I had planned a new post for today, but unexpected additions to my schedule and bad time management on my part mitigated against it. Instead then, I would like to re-blog this post from the feast day of Pope Saint Leo the Great, as it contains an excerpt from his famous ‘Christmas Sermon’ – appropriate reading as we draw close to the Feast of the Nativity of Our Lord.
Today is the feast day of Pope Saint Leo the Great (410 – 461), who was one of the most significant figures in Church history, and certainly one of Christendom’s most memorable popes. A native of Tuscany, he became a deacon in the Roman church in 430, and gradually became known for his diplomatic skills, so that in 440 the Western Emperor Galla Placidia sent him to Gaul to heal the divide between the two most prominent officials in that region*. His importance in this respect was in fact known as early as 431, when Saint Cyril of Alexandria wrote to him to ask that Rome use her influence to prevent Juvenal of Jerusalem claiming jurisdiction over all Palestine (he wanted to merge Caeserea and Antioch into one patriarchate under Jerusalem).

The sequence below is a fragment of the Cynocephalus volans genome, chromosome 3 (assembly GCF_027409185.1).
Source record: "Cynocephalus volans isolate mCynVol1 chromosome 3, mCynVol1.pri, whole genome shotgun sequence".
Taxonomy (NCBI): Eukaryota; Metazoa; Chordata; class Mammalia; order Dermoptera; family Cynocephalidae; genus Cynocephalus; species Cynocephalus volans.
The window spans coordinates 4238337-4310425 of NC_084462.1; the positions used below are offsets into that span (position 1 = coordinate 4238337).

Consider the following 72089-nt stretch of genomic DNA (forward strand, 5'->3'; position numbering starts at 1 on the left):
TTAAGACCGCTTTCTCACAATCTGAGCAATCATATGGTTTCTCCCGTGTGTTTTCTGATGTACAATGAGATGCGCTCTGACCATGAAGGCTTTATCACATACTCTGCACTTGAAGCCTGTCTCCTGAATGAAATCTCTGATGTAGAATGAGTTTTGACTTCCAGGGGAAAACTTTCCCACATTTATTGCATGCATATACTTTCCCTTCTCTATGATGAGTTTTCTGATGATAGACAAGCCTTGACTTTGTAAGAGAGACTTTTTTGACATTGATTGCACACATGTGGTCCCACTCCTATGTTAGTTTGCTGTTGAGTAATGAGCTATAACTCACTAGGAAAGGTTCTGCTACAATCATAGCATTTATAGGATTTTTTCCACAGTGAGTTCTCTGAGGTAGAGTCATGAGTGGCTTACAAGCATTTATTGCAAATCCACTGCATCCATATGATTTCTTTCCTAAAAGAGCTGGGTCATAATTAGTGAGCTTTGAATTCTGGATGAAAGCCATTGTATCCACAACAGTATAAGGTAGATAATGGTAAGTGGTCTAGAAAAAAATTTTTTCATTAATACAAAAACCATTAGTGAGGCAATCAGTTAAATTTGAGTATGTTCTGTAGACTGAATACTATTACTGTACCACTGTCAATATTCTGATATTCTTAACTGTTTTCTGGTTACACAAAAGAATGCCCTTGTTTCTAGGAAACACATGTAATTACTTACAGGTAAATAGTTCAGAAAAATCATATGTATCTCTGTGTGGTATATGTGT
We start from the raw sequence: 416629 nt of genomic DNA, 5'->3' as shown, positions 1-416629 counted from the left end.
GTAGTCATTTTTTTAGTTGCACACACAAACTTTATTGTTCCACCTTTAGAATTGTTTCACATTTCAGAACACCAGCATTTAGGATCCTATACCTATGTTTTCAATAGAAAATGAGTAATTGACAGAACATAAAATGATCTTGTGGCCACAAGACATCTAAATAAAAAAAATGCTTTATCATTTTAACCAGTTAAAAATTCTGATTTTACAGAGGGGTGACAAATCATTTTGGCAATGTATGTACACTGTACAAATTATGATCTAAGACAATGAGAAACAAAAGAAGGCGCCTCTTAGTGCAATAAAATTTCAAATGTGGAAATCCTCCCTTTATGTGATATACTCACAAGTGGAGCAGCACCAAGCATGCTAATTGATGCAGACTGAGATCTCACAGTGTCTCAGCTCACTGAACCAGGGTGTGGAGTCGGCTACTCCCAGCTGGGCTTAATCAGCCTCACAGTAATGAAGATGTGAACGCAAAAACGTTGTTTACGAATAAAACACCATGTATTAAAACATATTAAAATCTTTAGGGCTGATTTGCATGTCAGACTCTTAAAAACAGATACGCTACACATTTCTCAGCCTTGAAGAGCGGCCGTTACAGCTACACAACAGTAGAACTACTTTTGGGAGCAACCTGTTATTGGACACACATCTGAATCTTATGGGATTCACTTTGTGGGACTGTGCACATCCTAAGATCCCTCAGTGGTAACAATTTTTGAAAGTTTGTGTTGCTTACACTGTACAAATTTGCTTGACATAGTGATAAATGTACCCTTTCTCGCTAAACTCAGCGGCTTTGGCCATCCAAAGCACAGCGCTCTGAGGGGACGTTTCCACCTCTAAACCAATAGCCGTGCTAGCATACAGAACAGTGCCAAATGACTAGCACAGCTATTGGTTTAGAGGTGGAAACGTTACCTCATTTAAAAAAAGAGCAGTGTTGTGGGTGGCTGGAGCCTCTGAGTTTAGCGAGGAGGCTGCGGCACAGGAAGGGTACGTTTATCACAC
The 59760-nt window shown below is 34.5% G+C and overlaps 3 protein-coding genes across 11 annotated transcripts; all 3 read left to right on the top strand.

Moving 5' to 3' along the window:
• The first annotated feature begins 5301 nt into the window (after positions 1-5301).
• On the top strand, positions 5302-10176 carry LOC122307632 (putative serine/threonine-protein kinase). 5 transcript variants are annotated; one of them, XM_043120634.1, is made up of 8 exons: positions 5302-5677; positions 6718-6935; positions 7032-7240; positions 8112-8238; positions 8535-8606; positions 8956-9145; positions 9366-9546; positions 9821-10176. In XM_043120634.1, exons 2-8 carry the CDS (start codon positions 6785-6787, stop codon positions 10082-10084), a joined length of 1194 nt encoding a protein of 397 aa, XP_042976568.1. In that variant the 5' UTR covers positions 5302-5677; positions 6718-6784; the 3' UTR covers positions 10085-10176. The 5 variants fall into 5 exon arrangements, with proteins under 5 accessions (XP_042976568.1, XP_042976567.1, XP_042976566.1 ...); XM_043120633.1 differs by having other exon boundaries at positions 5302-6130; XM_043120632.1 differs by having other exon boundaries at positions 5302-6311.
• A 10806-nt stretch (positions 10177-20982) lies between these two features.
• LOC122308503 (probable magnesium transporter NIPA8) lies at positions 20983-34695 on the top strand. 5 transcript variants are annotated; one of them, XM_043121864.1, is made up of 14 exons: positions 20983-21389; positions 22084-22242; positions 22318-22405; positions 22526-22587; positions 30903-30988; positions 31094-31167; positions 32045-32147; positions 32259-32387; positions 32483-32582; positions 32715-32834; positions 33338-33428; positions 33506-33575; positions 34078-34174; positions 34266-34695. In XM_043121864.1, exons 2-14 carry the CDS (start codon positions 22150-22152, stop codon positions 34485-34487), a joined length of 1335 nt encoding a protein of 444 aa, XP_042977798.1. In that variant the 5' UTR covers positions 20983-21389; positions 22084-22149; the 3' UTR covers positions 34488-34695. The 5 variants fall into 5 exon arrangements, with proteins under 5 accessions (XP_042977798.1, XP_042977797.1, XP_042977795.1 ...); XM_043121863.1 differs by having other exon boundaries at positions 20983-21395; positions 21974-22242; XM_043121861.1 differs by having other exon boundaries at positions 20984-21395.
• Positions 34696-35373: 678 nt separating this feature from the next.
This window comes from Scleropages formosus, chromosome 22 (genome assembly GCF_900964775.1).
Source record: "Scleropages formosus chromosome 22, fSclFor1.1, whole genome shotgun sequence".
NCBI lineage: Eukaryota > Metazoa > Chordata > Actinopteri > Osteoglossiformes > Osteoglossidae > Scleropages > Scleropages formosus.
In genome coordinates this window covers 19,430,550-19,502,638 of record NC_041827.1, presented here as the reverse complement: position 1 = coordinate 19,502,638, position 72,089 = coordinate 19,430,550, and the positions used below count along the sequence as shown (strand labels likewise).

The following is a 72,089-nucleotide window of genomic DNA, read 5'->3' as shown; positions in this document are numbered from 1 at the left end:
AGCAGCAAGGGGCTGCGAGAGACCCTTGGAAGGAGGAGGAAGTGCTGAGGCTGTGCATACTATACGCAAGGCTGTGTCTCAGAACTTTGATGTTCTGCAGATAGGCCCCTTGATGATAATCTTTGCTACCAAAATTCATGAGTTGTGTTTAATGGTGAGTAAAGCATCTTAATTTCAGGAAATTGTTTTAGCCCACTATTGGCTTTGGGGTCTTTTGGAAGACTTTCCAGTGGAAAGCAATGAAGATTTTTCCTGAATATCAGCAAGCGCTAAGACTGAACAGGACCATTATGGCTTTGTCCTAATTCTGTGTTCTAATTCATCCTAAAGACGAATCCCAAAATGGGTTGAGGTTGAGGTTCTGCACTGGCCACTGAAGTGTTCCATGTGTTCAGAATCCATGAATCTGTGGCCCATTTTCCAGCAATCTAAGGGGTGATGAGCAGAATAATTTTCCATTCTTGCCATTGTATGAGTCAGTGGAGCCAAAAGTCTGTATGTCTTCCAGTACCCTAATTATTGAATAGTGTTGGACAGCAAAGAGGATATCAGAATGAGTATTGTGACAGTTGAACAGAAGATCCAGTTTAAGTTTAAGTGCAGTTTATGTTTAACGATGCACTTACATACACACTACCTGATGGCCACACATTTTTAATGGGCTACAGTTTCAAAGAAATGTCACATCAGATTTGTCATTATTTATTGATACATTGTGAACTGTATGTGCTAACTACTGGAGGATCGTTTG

Happily, Cyril and Juvenal made up later that year, siding together against Nestorius at the First Council of Ephesus…
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